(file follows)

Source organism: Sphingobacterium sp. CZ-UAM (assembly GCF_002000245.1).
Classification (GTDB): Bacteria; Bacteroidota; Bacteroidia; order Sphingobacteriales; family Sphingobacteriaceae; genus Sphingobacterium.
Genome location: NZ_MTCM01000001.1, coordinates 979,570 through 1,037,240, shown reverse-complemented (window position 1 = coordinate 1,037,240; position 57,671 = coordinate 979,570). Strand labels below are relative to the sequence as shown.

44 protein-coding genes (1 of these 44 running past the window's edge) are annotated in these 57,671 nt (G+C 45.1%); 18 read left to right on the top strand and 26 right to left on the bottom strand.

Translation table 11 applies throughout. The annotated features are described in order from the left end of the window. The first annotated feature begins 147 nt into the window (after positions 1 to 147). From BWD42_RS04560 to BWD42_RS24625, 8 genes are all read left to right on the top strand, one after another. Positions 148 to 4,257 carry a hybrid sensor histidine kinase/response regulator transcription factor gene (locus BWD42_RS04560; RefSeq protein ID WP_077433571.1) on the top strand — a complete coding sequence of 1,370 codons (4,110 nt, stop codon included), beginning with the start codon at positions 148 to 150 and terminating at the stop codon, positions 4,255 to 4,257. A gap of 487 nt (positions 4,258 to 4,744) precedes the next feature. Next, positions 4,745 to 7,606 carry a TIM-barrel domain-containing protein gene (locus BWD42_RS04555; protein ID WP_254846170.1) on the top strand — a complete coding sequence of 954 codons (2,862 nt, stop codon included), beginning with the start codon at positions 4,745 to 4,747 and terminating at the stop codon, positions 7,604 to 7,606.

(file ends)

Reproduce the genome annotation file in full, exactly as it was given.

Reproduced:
Source organism: Sphingobacterium sp. CZ-UAM (assembly GCF_002000245.1).
Classification (GTDB): Bacteria; Bacteroidota; Bacteroidia; order Sphingobacteriales; family Sphingobacteriaceae; genus Sphingobacterium.
Genome location: NZ_MTCM01000001.1, coordinates 979,570 through 1,037,240, shown reverse-complemented (window position 1 = coordinate 1,037,240; position 57,671 = coordinate 979,570). Strand labels below are relative to the sequence as shown.

44 protein-coding genes (1 of these 44 running past the window's edge) are annotated in these 57,671 nt (G+C 45.1%); 18 read left to right on the top strand and 26 right to left on the bottom strand.

Translation table 11 applies throughout. The annotated features are described in order from the left end of the window. The first annotated feature begins 147 nt into the window (after positions 1 to 147). From BWD42_RS04560 to BWD42_RS24625, 8 genes are all read left to right on the top strand, one after another. Positions 148 to 4,257 carry a hybrid sensor histidine kinase/response regulator transcription factor gene (locus BWD42_RS04560; RefSeq protein ID WP_077433571.1) on the top strand — a complete coding sequence of 1,370 codons (4,110 nt, stop codon included), beginning with the start codon at positions 148 to 150 and terminating at the stop codon, positions 4,255 to 4,257. A gap of 487 nt (positions 4,258 to 4,744) precedes the next feature. Next, positions 4,745 to 7,606 carry a TIM-barrel domain-containing protein gene (locus BWD42_RS04555; protein ID WP_254846170.1) on the top strand — a complete coding sequence of 954 codons (2,862 nt, stop codon included), beginning with the start codon at positions 4,745 to 4,747 and terminating at the stop codon, positions 7,604 to 7,606.